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BLOCK: do more to fight terrorism or risk losing financial aid now that Democrats control Congress.
Cheney made stops in Pakistan and Afghanistan, both countries that are facing up resurgence by the Taliban and al-Qaida. The visits were kept off the vice president's public schedule, and came at the end of a five-day trip to the Far East.
NPR's Don Gonyea reports.
DON GONYEA: The famously secretive vice president was unusually public during the first few days of this trip. There were interviews with TV and print, visits with troops in Guam, a meeting with the new prime minister in Japan, and a session with an old friend of the administration - Australian Prime Minister John Howard.
Along the way, Cheney has been talking and talking tough, accusing Democratic House Speaker Nancy Pelosi and Congressman Jack Murtha of pushing a policy that would validate al-Qaida strategy. In Sydney, he described what would happen if the U.S. were to pull out of Iraq.
DICK CHENEY: Having tasted victory in Iraq, jihadists would look for new missions. Many would head for Afghanistan to fight alongside the Taliban. Others would set out for capitals across the Middle East, spreading more sorrow and discord as they eliminate the dissenters and work to undermine moderate governments.
GONYEA: Given that focus, it should not have been a surprise when the vice president made a detour on the way home, or when the more secretive Cheney reemerged. He flew into Pakistan on a plane bearing none of the highly recognizable United States of America markings of the usual Air Force 2. He headed immediately to a meeting with President Musharraf at the palace in Islamabad. There was a brief photo-op, but no news conference.
A Musharraf aide, speaking anonymously, told reporters that Cheney expressed great apprehension about al-Qaida and its increased presence in the remote, tribal regions of Pakistan where Pakistani forces last year struck a deal with tribal leaders. That Pakistani aide also said Cheney warned of a spring offensive by the Taliban.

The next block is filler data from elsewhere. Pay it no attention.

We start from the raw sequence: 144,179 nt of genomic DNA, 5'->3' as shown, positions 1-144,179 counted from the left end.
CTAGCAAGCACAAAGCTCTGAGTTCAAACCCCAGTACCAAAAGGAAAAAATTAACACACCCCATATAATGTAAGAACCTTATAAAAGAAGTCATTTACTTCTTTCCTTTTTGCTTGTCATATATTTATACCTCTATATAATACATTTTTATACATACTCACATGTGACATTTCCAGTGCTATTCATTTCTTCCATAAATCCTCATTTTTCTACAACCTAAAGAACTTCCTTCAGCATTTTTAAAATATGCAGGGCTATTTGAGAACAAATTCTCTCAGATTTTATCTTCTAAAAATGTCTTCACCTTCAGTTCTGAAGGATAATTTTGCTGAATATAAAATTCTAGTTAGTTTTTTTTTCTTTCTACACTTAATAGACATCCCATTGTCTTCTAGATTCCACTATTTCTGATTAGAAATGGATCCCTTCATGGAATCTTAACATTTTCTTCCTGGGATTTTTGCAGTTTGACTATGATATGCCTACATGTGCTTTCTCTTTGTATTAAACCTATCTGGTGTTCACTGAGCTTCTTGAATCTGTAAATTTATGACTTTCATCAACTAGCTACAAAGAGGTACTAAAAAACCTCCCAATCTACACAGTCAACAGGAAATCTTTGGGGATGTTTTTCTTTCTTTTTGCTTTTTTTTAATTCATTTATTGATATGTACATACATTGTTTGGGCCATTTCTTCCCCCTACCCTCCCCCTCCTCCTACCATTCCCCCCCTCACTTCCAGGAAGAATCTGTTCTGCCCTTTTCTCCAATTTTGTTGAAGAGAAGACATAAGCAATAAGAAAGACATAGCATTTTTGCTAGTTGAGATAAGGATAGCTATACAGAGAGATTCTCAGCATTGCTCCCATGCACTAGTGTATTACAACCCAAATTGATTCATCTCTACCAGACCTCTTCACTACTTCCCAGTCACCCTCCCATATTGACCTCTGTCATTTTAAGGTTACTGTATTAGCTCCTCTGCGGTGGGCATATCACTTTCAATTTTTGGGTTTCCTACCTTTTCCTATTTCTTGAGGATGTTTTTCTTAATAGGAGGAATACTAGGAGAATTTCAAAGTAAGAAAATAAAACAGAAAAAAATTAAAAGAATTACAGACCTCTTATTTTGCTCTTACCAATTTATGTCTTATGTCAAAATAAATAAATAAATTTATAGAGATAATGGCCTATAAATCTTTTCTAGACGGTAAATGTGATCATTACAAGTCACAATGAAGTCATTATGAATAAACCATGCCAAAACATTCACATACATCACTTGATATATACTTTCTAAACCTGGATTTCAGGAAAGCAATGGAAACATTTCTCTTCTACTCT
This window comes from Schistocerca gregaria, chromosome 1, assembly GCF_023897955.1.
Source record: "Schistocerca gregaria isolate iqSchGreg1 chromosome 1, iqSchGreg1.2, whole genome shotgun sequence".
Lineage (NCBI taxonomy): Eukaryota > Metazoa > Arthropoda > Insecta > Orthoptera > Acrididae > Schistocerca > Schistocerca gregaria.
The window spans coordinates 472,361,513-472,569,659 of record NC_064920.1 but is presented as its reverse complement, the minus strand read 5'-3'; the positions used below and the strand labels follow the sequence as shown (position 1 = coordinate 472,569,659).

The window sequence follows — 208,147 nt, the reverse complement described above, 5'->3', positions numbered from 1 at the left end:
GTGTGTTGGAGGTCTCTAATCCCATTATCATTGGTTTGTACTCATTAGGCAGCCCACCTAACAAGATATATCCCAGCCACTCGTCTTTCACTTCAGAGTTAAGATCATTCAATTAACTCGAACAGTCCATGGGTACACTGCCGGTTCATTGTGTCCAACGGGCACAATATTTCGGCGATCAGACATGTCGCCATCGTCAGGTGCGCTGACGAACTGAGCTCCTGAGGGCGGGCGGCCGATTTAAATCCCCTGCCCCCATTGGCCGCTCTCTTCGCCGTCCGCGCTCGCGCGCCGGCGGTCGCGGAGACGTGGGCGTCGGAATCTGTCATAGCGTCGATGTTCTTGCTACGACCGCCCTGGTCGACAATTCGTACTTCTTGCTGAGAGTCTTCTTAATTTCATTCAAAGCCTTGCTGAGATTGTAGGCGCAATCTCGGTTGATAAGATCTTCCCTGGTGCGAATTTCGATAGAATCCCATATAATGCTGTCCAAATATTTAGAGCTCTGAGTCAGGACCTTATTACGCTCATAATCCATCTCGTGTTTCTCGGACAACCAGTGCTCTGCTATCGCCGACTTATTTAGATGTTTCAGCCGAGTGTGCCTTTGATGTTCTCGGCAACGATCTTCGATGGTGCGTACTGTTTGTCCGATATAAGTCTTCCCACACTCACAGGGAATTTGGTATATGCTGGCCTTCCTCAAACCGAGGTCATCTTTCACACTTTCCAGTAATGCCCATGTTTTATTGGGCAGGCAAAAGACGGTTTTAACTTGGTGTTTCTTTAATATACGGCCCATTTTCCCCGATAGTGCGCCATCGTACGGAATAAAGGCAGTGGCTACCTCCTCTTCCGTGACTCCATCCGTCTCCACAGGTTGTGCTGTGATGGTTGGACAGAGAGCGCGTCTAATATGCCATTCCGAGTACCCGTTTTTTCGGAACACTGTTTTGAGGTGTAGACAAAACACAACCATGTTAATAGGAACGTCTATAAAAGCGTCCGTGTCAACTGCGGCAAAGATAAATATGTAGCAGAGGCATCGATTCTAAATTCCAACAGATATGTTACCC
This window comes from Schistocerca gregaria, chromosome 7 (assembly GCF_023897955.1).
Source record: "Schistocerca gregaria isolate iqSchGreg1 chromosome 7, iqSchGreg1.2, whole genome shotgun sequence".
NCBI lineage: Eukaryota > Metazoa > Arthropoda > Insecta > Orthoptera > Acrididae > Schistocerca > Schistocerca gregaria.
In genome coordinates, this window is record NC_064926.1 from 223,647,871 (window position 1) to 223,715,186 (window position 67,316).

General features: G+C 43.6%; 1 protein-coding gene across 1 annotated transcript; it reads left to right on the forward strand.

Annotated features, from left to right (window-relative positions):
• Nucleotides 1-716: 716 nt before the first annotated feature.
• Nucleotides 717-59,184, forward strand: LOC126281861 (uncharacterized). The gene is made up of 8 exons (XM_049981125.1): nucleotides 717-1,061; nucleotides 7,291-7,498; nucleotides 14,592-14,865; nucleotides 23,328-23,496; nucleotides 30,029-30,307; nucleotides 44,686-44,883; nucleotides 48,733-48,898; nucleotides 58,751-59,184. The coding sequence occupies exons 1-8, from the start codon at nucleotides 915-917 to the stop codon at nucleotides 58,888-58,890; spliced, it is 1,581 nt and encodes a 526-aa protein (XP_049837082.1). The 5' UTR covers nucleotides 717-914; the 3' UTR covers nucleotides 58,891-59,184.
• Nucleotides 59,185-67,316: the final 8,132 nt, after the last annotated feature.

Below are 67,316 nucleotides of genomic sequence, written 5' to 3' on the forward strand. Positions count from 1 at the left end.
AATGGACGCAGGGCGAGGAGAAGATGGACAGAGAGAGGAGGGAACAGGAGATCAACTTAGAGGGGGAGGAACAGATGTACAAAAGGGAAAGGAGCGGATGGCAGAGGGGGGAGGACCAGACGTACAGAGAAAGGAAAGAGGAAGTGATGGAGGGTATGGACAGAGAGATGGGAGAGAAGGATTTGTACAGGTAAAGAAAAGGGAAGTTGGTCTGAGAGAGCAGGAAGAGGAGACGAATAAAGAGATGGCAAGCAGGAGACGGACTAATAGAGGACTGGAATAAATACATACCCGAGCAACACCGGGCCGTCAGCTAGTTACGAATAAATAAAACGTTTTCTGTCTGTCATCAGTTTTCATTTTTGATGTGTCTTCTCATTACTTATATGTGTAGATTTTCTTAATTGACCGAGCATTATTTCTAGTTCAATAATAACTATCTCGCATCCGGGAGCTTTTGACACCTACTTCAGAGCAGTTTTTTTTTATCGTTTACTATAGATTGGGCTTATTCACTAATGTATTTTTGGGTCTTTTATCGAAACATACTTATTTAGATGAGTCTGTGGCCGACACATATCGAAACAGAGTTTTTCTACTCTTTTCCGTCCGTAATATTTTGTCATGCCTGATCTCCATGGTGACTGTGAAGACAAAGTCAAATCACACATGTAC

Back at the White House, Press Secretary Tony Snow seemed determined, though, to downplay any suggestion of an ultimatum.
TONY SNOW: We have not been saying it's a tough message. What we're saying is we're having a - the vice president is meeting with President Musharraf because we do understand the importance of making even greater progress against al-Qaida, against the Taliban. It is important not only for the safety and security of peoples in Pakistan, but obviously within Afghanistan as well.
And it's a - it's an important element in the larger war on terror.
GONYEA: From Islamabad, Cheney flew to Kabul, Afghanistan, but bad weather - including a heavy snowstorm - put his mission on hold. Any message, he hopes to deliver to President Hamid Karzai will have to wait now until tomorrow.
Don Gonyea, NPR News, the White House.
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